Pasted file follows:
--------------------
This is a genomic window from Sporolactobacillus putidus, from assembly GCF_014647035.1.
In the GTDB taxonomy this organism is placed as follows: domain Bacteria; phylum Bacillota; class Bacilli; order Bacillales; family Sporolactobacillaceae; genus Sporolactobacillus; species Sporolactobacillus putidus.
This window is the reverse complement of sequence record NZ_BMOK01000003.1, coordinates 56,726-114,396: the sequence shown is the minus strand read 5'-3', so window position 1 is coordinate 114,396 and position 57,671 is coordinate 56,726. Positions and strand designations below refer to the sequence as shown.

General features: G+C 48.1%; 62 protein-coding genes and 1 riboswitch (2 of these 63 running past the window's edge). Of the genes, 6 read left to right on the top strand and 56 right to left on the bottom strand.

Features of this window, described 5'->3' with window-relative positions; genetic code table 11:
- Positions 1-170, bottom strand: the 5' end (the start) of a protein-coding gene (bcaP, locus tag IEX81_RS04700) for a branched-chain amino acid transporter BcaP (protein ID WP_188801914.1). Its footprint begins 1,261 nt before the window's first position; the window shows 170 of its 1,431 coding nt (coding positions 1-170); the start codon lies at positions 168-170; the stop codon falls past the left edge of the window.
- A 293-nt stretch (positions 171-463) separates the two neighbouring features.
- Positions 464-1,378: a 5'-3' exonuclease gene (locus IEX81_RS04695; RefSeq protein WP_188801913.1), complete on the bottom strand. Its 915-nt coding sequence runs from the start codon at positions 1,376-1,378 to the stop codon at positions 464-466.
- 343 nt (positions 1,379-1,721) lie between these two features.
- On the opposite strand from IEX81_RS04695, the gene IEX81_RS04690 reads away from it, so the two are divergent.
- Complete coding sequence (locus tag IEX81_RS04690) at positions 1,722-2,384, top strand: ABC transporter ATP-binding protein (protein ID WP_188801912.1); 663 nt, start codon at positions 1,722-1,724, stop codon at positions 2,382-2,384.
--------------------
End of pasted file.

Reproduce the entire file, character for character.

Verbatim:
This is a genomic window from Sporolactobacillus putidus, from assembly GCF_014647035.1.
In the GTDB taxonomy this organism is placed as follows: domain Bacteria; phylum Bacillota; class Bacilli; order Bacillales; family Sporolactobacillaceae; genus Sporolactobacillus; species Sporolactobacillus putidus.
This window is the reverse complement of sequence record NZ_BMOK01000003.1, coordinates 56,726-114,396: the sequence shown is the minus strand read 5'-3', so window position 1 is coordinate 114,396 and position 57,671 is coordinate 56,726. Positions and strand designations below refer to the sequence as shown.

General features: G+C 48.1%; 62 protein-coding genes and 1 riboswitch (2 of these 63 running past the window's edge). Of the genes, 6 read left to right on the top strand and 56 right to left on the bottom strand.

Features of this window, described 5'->3' with window-relative positions; genetic code table 11:
- Positions 1-170, bottom strand: the 5' end (the start) of a protein-coding gene (bcaP, locus tag IEX81_RS04700) for a branched-chain amino acid transporter BcaP (protein ID WP_188801914.1). Its footprint begins 1,261 nt before the window's first position; the window shows 170 of its 1,431 coding nt (coding positions 1-170); the start codon lies at positions 168-170; the stop codon falls past the left edge of the window.
- A 293-nt stretch (positions 171-463) separates the two neighbouring features.
- Positions 464-1,378: a 5'-3' exonuclease gene (locus IEX81_RS04695; RefSeq protein WP_188801913.1), complete on the bottom strand. Its 915-nt coding sequence runs from the start codon at positions 1,376-1,378 to the stop codon at positions 464-466.
- 343 nt (positions 1,379-1,721) lie between these two features.
- On the opposite strand from IEX81_RS04695, the gene IEX81_RS04690 reads away from it, so the two are divergent.
- Complete coding sequence (locus tag IEX81_RS04690) at positions 1,722-2,384, top strand: ABC transporter ATP-binding protein (protein ID WP_188801912.1); 663 nt, start codon at positions 1,722-1,724, stop codon at positions 2,382-2,384.